In the heart of Rocky Mountain National Park, Longs Peak - featured on 14ers Maps 3 of 16 - is one of three 14ers visible from Denver (Pikes Peak and Mount Evans are the other two) and the northernmost 14er in Colorado. Despite its close proximity to Front Range cities and location within a national park, Longs Peak is a relatively challenging hike and should not be taken lightly.
Stephen Harriman Long named the peak after himself upon sighting it during an early expedition to the area in 1820 - though he never attempted to climb it. The first recorded ascent of Longs Peak was completed by John Wesley Powell - a geologist and Civil War veteran who lost an arm at the Battle of Shiloh - along with his team of six men in 1868 on one of his expeditions to the Rocky Mountains. Exploration and surveys of the region continued in the subsequent years including the Hayden Survey in 1873, whose members lugged surveying equipment all over peaks in this region to gather geological and topographic data.
Rocky Mountain National Park was designated by Woodrow Wilson in 1915, and after more than 100 years of this protected status, the park - and Longs Peak - is as popular as ever with about 10,000 to 15,000 people climbing the peak each year. Unlike most of the peaks covered in this blog to date, there are no easy routes up Longs Peak.
Climbing up Longs Peak, by National Park Service
The standard route up Longs Peak begins at the Longs Peak Trailhead off CO Hwy 7, south of Estes Park along the East Longs Peak Trail. From the Ranger Station at the trailhead, the trail heads west climbing consistently uphill passing the Eugenia Mine trail after a half mile (keep left). After another 2.6 miles, the trail meets the Chasm Lake turn-off before heading northwest for a mile before the junction with the North Longs Peak Trail. At this point there are a few switchbacks and a 2 mile stretch to the Keyhole - where the route becomes Class 3 (scrambling) for most of the remainder - and follow the route another half mile to the summit. This route is a one-way total of 6.7 miles with 4,850' elevation gain.
Another longer approach to Longs Peak is from the North via the Bear Lake / Glacier Gorge / Sprague Lake section of Rocky Mountain National park along Bear Creek Road. From this part of the park, one can take either the Glacier Gorge trail (from Glacier Gorge Trailhead or Bear Lake Trailhead) 1.2 miles to the North Longs Peak Trail after which you hike 5.2 miles to meet up with the East Longs Peak Trail at 12,100' elevation. Otherwise one can take the Boulder Brook Trail 2.2 miles from the Bierstadt Lake Trailhead (or nearby Sprague Lake) to the North Longs Peak Trail, where it is a 3.1 mile hike to to meet the East Longs Peak Trail.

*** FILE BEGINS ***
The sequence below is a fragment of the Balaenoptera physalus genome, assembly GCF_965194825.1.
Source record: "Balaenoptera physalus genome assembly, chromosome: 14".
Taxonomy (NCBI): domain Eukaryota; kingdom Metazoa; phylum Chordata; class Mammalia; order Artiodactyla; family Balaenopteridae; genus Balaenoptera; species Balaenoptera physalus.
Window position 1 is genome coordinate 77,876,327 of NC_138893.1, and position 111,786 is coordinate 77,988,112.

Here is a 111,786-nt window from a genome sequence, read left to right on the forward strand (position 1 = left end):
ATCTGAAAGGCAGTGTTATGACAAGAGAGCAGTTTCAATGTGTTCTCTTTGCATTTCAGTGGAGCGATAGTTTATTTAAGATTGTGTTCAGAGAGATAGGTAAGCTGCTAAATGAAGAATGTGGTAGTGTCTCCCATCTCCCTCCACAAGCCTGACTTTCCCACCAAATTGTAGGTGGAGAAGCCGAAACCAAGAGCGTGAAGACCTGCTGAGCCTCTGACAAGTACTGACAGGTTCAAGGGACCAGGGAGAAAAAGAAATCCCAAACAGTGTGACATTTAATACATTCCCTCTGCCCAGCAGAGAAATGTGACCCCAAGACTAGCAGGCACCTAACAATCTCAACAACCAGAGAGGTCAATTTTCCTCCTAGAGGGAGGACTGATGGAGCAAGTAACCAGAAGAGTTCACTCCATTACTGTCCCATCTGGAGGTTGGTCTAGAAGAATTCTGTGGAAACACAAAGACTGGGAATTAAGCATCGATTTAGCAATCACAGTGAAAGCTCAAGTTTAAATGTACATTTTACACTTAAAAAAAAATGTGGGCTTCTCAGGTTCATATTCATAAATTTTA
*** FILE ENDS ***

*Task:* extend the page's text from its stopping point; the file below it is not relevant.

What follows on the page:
View from Longs Peak summit, by National Park Service
Longs Peak is a beautiful hike and many hikers aspire to climb it, but do not underestimate the challenge it brings: even a group of 10 special forces soldiers from Fort Carson had to be helicoptered off of the peak in 2016 due to some of them showing signs of altitude sickness. The mountain has claimed over 60 lives since becoming a national park a bit over 100 years ago. So as with any 14er: be prepared, know your limitations, watch the weather, drink plenty of water, and as always don't forget your 14ers Maps. Longs Peak is one of two fourteeners featured on Outdoor Trail Maps Colorado 14ers Series Map 3 of 16.
Directions to Trailheads:
The main Longs Peak Trailhead is 8 miles south of Estes Park Colorado, just off CO Hwy 7 (South Saint Vrain Avenue) on the west side of the road off of Longs Peak Road. Follow Longs Peak Road to a large parking lot and ranger station.
For the routes from the north, enter Rocky Mountain National Park through the main park entrances from Estes Park and follow Bear Lake Road to either the Bierstadt Lake, Glacier Gorge or Bear Lake Trailheads towards the end of the road.